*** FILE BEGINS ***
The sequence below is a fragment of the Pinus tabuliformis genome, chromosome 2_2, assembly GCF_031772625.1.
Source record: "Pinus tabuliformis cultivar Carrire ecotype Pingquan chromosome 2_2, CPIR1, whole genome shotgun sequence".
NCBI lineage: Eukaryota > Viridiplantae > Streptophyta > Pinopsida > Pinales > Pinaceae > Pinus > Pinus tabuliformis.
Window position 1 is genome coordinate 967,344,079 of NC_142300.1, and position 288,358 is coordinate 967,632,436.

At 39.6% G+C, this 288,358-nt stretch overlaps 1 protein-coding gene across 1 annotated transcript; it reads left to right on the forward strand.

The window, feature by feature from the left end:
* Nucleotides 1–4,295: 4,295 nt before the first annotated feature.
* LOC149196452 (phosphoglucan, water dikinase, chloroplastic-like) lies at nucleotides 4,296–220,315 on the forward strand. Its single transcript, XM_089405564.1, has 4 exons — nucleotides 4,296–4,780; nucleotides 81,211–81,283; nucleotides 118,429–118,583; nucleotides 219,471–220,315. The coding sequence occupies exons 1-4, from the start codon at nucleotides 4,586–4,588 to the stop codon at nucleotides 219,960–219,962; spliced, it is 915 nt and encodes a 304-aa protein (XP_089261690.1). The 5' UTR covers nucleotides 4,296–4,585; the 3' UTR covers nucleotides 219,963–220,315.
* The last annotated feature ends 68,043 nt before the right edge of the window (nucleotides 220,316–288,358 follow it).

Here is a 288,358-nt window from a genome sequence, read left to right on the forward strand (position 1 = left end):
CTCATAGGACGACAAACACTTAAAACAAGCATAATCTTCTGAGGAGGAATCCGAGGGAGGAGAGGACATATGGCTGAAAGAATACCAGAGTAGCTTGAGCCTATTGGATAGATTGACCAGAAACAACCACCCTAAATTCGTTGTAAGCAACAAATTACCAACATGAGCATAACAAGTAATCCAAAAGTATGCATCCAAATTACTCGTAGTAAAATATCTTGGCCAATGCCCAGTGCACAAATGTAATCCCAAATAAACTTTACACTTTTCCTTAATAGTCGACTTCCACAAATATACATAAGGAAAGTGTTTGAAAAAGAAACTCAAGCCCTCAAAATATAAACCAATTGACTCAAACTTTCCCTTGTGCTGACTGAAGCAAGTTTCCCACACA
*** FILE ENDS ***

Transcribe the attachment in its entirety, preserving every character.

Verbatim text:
The sequence below is a fragment of the Pinus tabuliformis genome, chromosome 2_2, assembly GCF_031772625.1.
Source record: "Pinus tabuliformis cultivar Carrire ecotype Pingquan chromosome 2_2, CPIR1, whole genome shotgun sequence".
NCBI lineage: Eukaryota > Viridiplantae > Streptophyta > Pinopsida > Pinales > Pinaceae > Pinus > Pinus tabuliformis.
Window position 1 is genome coordinate 967,344,079 of NC_142300.1, and position 288,358 is coordinate 967,632,436.

At 39.6% G+C, this 288,358-nt stretch overlaps 1 protein-coding gene across 1 annotated transcript; it reads left to right on the forward strand.

The window, feature by feature from the left end:
* Nucleotides 1–4,295: 4,295 nt before the first annotated feature.
* LOC149196452 (phosphoglucan, water dikinase, chloroplastic-like) lies at nucleotides 4,296–220,315 on the forward strand. Its single transcript, XM_089405564.1, has 4 exons — nucleotides 4,296–4,780; nucleotides 81,211–81,283; nucleotides 118,429–118,583; nucleotides 219,471–220,315. The coding sequence occupies exons 1-4, from the start codon at nucleotides 4,586–4,588 to the stop codon at nucleotides 219,960–219,962; spliced, it is 915 nt and encodes a 304-aa protein (XP_089261690.1). The 5' UTR covers nucleotides 4,296–4,585; the 3' UTR covers nucleotides 219,963–220,315.
* The last annotated feature ends 68,043 nt before the right edge of the window (nucleotides 220,316–288,358 follow it).

Here is a 288,358-nt window from a genome sequence, read left to right on the forward strand (position 1 = left end):
CTCATAGGACGACAAACACTTAAAACAAGCATAATCTTCTGAGGAGGAATCCGAGGGAGGAGAGGACATATGGCTGAAAGAATACCAGAGTAGCTTGAGCCTATTGGATAGATTGACCAGAAACAACCACCCTAAATTCGTTGTAAGCAACAAATTACCAACATGAGCATAACAAGTAATCCAAAAGTATGCATCCAAATTACTCGTAGTAAAATATCTTGGCCAATGCCCAGTGCACAAATGTAATCCCAAATAAACTTTACACTTTTCCTTAATAGTCGACTTCCACAAATATACATAAGGAAAGTGTTTGAAAAAGAAACTCAAGCCCTCAAAATATAAACCAATTGACTCAAACTTTCCCTTGTGCTGACTGAAGCAAGTTTCCCACACA